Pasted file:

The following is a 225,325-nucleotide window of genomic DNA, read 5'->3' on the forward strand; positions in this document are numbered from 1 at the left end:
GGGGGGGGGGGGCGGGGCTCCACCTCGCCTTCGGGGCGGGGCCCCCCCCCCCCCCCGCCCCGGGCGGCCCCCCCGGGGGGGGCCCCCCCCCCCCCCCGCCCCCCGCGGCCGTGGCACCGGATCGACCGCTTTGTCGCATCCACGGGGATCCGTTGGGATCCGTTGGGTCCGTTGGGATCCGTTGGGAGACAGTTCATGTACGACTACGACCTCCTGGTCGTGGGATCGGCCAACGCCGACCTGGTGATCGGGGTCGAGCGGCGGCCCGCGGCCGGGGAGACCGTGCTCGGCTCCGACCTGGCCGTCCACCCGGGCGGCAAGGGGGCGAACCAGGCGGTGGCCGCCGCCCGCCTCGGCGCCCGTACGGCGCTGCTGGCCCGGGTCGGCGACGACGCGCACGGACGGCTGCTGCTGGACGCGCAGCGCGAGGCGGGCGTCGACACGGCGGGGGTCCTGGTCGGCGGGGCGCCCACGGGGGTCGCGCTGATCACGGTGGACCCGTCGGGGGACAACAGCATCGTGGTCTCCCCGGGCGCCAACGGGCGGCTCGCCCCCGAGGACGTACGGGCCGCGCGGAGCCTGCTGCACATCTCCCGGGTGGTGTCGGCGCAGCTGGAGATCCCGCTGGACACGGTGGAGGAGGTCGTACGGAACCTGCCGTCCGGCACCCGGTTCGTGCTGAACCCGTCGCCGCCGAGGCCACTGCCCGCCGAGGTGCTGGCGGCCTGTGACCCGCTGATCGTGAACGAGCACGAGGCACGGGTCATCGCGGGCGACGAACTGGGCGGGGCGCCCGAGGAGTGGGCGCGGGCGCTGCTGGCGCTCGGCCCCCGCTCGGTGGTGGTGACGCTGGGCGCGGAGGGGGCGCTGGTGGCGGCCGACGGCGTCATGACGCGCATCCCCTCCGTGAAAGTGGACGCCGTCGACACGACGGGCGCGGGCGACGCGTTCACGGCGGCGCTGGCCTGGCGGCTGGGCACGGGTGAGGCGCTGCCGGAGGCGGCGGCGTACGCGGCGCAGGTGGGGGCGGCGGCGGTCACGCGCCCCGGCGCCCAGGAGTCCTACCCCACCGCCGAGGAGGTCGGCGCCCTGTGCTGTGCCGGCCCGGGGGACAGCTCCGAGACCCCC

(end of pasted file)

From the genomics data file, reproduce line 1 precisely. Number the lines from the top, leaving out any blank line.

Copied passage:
The following is a 225,325-nucleotide window of genomic DNA, read 5'->3' on the forward strand; positions in this document are numbered from 1 at the left end: